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Credit: Julia Schorr

Of the 238 cities vying to become the home of Amazon’s new headquarters, HQ2, Philadelphia is undoubtedly among the favorites.

With the tech giant promising to invest $5 billion into the local economy, there are certainly good reasons to welcome this prospect. Among the project’s many cheerleaders are Mayor Jim Kenney and Gov. Tom Wolf, who both recently signed off on a pitch to Amazon that included a reported $1 billion in tax incentives. However, lost in the frantic scramble to attract Jeff Bezos’ attention is any serious debate as to whether Philadelphia is prepared for the disruption that this move would cause.  

With a planned 50,000 employees at its new headquarters, Amazon would quickly displace Penn as the city’s largest private employer. Although Penn and Amazon are two very different kinds of institutions, the problems that their well-educated and well-compensated employees present for the city are qualitatively the same.

Credit: Ben Zhao

It is instructive to consider Penn’s impact on Philadelphia in assessing whether the city should welcome Amazon’s presence. Penn’s neighbors to the west have long complained that the school’s creeping campus expansion displaces longtime residents and erases the character of previously vibrant neighborhoods. Efforts to rebrand West Philadelphia as “University City” were advanced by former Penn Executive Vice President John Fry, who is currently embarking on a similarly ambitious redevelopment project as the president of Drexel University. 

In fact, one of the most likely sites for Amazon’s new headquarters is the office space at Schuylkill Yards, which is part of a Drexel-sponsored venture immediately adjacent to its campus. It comes as no surprise then that Fry is among the most vocal advocates of the initiative to bring Amazon to Philadelphia.

While attracting new business to the city — particularly west of the Schuylkill — is certainly a worthwhile goal, these efforts over the past few decades have come largely at the expense of the local community. Displacement of existing residents is not a necessary consequence of economic development, and it is here that the city should seek to extract a few concessions of its own from Amazon.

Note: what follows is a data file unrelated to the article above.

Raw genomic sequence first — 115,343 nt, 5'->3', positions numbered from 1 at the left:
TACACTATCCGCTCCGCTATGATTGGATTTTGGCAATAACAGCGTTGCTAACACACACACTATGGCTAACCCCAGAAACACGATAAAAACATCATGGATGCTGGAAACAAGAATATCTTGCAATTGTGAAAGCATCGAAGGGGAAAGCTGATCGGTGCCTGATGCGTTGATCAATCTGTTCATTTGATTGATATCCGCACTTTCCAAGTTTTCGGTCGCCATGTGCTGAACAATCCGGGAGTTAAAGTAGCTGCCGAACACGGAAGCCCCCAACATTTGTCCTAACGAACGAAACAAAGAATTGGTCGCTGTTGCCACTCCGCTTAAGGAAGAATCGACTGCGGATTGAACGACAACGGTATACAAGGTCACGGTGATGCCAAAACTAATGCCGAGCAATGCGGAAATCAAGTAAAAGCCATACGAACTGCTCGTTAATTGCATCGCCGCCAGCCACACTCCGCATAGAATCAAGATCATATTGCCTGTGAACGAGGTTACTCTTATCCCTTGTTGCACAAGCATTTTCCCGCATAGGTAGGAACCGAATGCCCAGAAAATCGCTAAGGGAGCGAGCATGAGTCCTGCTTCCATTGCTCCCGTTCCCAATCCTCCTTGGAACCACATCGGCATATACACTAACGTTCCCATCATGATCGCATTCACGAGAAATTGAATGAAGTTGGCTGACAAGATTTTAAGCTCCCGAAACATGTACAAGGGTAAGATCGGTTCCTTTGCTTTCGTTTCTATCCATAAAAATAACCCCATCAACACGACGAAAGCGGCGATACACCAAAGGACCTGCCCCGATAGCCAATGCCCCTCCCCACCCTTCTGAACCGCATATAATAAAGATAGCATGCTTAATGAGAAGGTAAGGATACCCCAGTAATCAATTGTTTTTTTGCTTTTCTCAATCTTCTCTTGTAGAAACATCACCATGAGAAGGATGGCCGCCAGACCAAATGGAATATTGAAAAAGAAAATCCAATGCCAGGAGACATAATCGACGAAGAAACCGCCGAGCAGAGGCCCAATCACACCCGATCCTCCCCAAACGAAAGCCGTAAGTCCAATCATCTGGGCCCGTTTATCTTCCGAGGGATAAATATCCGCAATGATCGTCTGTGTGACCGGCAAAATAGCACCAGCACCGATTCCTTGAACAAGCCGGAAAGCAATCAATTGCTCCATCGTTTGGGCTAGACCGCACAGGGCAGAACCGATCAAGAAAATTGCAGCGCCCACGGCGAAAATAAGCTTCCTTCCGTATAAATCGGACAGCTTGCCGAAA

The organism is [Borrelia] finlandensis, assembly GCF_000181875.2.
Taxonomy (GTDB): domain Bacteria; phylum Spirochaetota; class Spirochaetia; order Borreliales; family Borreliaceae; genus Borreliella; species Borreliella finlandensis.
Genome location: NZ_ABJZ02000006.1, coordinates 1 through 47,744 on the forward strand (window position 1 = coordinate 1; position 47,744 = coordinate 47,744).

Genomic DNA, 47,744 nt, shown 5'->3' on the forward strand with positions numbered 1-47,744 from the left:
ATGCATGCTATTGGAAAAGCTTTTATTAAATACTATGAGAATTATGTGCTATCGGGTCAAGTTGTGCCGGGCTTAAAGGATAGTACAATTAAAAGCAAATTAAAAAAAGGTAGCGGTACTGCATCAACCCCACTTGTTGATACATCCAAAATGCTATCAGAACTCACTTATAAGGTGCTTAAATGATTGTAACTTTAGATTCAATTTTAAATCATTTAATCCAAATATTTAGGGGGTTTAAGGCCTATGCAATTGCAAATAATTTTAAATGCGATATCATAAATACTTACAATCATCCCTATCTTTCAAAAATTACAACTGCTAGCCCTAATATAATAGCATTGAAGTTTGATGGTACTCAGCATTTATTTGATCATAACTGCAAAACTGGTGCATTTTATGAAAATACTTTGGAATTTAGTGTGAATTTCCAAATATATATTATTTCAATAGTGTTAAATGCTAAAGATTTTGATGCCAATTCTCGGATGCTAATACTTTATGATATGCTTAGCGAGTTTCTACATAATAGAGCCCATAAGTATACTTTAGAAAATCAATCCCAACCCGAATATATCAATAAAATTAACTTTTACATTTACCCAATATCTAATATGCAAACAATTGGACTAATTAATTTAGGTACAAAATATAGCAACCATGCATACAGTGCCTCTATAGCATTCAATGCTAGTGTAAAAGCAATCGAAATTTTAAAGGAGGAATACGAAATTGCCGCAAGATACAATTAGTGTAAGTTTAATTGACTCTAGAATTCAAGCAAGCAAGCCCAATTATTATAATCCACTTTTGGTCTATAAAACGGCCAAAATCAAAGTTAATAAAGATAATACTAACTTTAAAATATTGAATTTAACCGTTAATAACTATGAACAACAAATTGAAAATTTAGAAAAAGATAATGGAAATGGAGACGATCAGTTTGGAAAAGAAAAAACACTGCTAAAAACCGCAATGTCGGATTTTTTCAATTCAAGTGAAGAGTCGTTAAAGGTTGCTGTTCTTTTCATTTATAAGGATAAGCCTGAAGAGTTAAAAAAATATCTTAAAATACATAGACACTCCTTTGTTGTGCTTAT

Foremost among these should be a sustained commitment to low-cost housing — in Seattle, where Amazon’s current headquarters occupies one-fifth of the city’s office space, rent is increasing faster than nearly anywhere else in the country. In return for Philadelphia’s generous incentive package, Mayor Kenney’s administration should ask that Amazon partner with the city to invest in building and subsidizing affordable housing for longtime residents of West Philadelphia. In addition, Amazon should follow Penn’s lead and fund a school in the mold of The Penn Alexander School, which offers excellent K-8 education for the communities west of Penn’s campus. 

Some might reasonably protest that making these demands will necessarily compromise Philadelphia's position in the hyper-competitive race to attract Amazon’s new headquarters. However, as the mayor of San Jose pointed out in a recent Wall Street Journal op-ed, tax breaks — on the scale that any city can reasonably offer — and ham-fisted sales pitches are unlikely to sway Amazon. Rather, they serve as a clever way for city officials to take credit for the company's eventual decision. 

Furthermore, asking that Amazon participate in the effort to smooth this transition will help the company protect its image at minimal cost. For example, a $500 rent subsidy for 2,000 households in Mantua — the neighborhood of 10,000 residents that would see the greatest disruption if Amazon plants their headquarters at Schuylkill Yards — would come out to only $12 million per year, and serve as a fairly effective form of short-term rent control (Philadelphia does not have explicit rent control laws). 

Vocational training for local residents and the construction of a high-quality school would be similarly well-received, at a cost that would still vanish into the company’s immense operating budget — and pale in comparison to the $1 billion dollar tax break the city is offering up front. 

Philadelphia is already an attractive place for any company to do business, and luring Amazon shouldn’t require extraordinary concessions from existing residents. If Amazon is serious about making Philadelphia its new home, we can afford to make a few demands of our own to ensure that the resulting benefits are shared by all citizens. 

ROHAN ALUR is an Engineering graduate student from Wynnewood, Pa. studying computer science. His email address is